Ambient air pollution has been associated in some studies (but not all) with increased blood pressure in adults and children... A study in this issue of EHP examines even earlier exposures during gestation, an important period of cardiovascular growth and development... The results show a small but significant increase in newborn systolic blood pressure associated with exposure in the third trimester to black carbon (BC) and, to a lesser extent, fine particulate matter (PM2.5)... Chan School of Public Health used data from 1,131 mother–infant pairs enrolled in Project Viva, a Boston-based cohort study designed to investigate how diet and environmental factors may affect maternal and newborn health... The study considered potential effects of several air pollutants, including PM2.5, BC (a traffic-related component of particulate pollution), nitrogen oxides, nitrogen dioxide, ozone, and carbon monoxide... On the day of birth, newborn systolic blood pressure was measured up to five times, 1 minute apart... Mixed-effect models were adjusted for maternal age, maternal systolic blood pressure during the third trimester, newborn age (in hours), and newborn birth weight, all factors that had predicted newborn blood pressure in an earlier study... Specifically, the researchers found that increased estimated exposures to outdoor PM2.5 and BC in the third trimester—but not in the first and second trimesters—were associated with higher newborn systolic blood pressure... Increased estimated exposures to carbon monoxide or nitrogen oxides during the second trimester also were associated with lower newborn systolic blood pressure... One possible explanation for these results is that gaseous pollutants such as ozone, nitrogen oxides, and carbon monoxide may affect blood pressure through a different biological pathway than particulate pollutants. “I was interested, though not entirely surprised, to find that higher shorter-term as well as ninety-day averaged pollution was associated with higher newborn blood pressure,” van Rossem says... For the most part, he explains, exposure to the studied pollutants occurs indoors, whereas the authors used outdoor concentrations as the bases for their estimates. “I am not saying this is a serious flaw,” Weschler says. “I am simply saying that we should be cautious interpreting the results, because the exposures are only rough estimates of what each mother and fetus were actually exposed to. ” Van Rossem agrees, saying, “Although we have applied very sophisticated measurements to estimate spatiotemporally resolved BC and PM2.5 outside the residence of each participating family, individual personal measurement of pollution was not feasible. ” The study has notable strengths in its exposure modeling as well as taking blood pressure measurements in infants, “which is not easy,” says Robert D... However, the implications of the findings are far from clear. “We just don’t know what an increase in blood pressure of a few mmHg means, if anything, in a newborn,” Brook says... It could indicate that infants are “programmed” before birth to have higher blood pressure later in life, he says, or it could be a short-term effect that lasts only a few days or months after birth, then goes away with no further consequence.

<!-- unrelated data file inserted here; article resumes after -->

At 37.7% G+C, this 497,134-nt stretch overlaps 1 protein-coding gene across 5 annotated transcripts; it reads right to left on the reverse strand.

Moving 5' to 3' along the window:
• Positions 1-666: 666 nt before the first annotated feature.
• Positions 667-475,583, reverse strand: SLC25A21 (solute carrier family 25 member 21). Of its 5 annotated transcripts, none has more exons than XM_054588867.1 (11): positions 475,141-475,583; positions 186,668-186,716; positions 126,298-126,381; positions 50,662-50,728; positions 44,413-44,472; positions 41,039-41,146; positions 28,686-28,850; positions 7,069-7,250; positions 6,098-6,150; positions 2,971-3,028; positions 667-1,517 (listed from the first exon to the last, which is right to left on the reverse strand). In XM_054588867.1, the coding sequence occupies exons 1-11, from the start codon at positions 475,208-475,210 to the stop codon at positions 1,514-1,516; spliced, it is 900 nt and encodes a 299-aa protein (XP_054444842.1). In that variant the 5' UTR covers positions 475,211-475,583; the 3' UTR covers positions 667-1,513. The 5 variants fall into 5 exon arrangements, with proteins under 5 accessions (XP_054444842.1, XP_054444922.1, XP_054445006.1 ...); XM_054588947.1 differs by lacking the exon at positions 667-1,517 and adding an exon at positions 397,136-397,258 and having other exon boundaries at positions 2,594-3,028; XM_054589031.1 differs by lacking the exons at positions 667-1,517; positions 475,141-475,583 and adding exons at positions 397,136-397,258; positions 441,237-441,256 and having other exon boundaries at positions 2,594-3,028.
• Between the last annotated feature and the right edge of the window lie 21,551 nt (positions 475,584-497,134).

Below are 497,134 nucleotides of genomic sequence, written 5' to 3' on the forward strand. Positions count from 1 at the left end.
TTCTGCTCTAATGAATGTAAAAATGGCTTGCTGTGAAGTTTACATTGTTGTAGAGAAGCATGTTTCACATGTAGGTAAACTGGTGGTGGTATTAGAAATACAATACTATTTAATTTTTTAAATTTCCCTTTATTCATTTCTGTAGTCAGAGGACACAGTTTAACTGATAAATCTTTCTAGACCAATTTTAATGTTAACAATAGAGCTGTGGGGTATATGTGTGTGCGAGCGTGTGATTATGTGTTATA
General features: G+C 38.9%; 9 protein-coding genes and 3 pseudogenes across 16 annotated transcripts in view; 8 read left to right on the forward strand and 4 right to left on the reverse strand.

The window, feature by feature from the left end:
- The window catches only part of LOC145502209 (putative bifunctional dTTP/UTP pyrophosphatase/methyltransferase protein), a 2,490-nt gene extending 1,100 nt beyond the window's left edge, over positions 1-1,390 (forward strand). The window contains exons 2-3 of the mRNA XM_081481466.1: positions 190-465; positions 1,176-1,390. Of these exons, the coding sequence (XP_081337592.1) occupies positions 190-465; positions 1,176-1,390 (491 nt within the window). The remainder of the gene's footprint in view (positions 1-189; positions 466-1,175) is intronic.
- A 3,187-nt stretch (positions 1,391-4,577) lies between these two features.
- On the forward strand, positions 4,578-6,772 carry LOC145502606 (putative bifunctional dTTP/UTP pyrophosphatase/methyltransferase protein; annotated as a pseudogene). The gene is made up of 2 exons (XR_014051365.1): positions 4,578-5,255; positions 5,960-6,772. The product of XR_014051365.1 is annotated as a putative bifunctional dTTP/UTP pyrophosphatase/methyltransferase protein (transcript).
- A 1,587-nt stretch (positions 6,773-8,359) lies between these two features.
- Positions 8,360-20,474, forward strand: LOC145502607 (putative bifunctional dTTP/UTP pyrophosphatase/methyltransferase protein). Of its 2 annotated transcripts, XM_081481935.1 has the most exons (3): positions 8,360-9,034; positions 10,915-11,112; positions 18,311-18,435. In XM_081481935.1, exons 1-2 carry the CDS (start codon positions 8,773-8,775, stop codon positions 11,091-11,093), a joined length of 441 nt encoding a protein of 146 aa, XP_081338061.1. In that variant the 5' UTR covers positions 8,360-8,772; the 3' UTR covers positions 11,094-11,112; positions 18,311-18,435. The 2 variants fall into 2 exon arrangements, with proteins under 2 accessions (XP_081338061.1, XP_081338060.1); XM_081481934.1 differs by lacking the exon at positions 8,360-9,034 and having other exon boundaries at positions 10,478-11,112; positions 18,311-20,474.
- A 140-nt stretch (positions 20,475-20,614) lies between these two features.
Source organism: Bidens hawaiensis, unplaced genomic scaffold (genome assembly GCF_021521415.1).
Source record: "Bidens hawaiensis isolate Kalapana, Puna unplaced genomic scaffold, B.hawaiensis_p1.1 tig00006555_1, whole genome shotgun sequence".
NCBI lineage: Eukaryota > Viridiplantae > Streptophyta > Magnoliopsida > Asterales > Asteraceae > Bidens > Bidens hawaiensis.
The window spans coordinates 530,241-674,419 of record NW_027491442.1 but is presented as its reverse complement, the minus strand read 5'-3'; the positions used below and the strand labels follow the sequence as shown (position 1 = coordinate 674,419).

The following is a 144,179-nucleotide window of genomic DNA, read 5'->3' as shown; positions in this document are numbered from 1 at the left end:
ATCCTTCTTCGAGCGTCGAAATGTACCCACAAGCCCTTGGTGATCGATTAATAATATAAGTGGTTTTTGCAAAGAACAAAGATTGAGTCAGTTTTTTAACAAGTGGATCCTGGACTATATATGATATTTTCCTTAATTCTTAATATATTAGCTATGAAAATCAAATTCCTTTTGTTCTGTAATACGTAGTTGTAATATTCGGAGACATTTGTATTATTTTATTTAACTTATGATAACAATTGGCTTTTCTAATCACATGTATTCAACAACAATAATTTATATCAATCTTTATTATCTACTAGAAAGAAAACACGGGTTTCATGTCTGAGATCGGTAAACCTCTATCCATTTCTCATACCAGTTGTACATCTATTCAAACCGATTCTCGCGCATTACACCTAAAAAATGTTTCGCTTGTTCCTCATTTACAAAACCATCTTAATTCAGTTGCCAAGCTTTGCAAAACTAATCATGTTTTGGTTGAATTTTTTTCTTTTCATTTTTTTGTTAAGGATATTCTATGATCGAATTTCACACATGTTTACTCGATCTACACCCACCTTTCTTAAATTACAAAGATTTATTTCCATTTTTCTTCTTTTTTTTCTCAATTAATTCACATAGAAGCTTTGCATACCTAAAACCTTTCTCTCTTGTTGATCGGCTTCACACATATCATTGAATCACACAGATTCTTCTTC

No MeSH data available.


Related in: MedlinePlus